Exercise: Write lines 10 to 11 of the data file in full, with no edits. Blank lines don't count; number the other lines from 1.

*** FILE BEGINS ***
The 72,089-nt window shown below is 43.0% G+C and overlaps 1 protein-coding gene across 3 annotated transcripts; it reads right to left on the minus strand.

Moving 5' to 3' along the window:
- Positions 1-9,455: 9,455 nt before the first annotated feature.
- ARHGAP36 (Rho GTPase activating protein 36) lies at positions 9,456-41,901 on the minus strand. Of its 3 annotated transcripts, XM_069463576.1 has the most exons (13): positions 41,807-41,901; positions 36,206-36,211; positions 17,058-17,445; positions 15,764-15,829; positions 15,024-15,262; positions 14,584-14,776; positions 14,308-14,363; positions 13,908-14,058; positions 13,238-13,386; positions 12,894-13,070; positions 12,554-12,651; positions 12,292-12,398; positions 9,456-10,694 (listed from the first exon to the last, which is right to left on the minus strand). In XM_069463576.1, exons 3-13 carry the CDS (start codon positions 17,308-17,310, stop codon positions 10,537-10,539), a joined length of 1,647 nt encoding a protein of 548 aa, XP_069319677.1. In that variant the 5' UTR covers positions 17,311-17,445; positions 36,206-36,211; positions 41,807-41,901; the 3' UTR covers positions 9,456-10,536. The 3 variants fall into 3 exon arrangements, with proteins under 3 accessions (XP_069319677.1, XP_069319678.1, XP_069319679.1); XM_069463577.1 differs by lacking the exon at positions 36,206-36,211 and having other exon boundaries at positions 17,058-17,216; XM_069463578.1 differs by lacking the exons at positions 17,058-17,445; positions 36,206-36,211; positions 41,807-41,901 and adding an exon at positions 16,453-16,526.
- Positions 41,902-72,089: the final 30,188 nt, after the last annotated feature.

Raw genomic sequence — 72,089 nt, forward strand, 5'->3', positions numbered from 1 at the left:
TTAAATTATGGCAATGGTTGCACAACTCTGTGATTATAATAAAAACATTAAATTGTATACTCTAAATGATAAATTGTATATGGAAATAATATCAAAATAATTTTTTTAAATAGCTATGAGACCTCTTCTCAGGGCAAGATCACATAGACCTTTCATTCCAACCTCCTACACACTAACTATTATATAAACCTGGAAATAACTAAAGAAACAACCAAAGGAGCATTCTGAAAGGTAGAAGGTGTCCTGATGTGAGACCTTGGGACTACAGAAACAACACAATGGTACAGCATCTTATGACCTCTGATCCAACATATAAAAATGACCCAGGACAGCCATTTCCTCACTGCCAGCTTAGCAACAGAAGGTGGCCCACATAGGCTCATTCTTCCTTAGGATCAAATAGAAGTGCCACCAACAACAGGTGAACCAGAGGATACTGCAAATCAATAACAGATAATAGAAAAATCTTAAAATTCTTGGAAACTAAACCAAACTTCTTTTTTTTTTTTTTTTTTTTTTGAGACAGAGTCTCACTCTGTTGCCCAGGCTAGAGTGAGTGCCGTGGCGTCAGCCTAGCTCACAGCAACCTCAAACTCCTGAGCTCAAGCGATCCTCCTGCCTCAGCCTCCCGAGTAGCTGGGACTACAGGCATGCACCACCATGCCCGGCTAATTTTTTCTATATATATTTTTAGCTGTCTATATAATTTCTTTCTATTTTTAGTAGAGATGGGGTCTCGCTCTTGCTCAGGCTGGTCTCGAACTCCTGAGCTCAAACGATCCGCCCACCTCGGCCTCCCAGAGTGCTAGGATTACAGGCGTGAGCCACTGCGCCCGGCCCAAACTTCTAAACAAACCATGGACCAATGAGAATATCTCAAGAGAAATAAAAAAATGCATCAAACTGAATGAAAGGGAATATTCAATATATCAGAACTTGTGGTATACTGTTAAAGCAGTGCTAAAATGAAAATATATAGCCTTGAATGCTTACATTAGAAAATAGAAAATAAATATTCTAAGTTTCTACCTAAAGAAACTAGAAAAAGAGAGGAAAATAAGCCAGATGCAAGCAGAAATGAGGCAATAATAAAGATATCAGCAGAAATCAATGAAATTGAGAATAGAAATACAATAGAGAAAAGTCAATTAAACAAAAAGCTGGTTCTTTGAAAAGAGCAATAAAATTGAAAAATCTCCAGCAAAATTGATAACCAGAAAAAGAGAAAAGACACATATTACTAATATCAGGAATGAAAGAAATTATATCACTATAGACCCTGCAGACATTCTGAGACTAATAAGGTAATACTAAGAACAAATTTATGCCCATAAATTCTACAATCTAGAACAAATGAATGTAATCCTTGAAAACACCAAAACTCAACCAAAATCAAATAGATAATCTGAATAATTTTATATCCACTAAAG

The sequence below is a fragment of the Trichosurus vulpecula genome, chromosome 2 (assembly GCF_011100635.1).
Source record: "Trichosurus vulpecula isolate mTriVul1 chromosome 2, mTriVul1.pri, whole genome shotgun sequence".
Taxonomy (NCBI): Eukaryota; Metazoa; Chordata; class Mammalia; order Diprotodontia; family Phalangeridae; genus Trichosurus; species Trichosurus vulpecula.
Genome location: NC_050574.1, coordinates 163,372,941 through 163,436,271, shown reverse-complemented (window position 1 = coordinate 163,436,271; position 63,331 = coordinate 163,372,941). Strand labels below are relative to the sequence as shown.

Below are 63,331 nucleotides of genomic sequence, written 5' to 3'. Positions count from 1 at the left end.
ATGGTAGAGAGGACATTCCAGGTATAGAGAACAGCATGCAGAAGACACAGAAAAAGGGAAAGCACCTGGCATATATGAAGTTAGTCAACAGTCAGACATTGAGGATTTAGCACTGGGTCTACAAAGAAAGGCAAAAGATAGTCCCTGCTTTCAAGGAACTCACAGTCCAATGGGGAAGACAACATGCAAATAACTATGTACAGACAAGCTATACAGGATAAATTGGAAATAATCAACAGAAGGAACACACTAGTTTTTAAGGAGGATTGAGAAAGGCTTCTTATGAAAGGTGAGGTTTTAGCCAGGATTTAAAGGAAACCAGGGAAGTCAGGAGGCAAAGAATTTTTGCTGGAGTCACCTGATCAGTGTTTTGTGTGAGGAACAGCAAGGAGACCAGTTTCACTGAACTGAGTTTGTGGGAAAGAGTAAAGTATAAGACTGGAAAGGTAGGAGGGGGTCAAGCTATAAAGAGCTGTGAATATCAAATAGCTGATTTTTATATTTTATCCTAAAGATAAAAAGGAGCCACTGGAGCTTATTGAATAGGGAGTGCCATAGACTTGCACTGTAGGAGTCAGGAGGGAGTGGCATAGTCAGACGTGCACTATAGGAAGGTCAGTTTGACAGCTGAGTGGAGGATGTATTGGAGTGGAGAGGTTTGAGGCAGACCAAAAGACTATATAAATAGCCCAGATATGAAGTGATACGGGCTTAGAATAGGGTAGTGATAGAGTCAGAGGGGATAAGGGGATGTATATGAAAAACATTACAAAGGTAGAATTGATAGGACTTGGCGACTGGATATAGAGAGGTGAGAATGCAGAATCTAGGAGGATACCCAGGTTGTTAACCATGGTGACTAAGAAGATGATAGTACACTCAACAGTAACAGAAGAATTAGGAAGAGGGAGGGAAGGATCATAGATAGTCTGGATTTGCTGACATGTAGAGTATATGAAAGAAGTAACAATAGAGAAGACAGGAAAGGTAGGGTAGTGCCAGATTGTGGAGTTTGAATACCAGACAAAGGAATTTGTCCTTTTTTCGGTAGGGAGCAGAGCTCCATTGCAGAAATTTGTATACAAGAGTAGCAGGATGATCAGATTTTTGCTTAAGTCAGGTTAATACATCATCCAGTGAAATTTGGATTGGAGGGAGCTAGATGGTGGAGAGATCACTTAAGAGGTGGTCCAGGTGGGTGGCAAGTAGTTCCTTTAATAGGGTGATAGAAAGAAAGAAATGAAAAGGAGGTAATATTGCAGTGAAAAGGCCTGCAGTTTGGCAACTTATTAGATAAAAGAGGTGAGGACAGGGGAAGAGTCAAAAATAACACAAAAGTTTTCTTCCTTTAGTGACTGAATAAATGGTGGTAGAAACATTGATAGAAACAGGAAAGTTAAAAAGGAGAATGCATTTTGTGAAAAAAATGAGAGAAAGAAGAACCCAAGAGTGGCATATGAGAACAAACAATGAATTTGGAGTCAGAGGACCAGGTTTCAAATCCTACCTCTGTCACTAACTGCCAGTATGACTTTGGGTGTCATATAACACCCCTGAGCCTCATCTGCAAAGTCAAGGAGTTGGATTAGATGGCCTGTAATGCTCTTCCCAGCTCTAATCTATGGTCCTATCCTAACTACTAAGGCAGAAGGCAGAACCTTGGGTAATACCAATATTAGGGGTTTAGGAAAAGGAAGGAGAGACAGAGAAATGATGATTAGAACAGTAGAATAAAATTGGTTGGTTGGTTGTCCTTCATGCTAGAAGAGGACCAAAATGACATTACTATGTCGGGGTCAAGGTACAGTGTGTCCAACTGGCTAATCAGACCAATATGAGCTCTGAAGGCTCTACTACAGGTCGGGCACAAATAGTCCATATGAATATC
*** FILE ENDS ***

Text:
Taxonomy (NCBI): Eukaryota; Metazoa; Chordata; class Mammalia; order Diprotodontia; family Phalangeridae; genus Trichosurus; species Trichosurus vulpecula.
Genome location: NC_050574.1, coordinates 163,372,941 through 163,436,271, shown reverse-complemented (window position 1 = coordinate 163,436,271; position 63,331 = coordinate 163,372,941). Strand labels below are relative to the sequence as shown.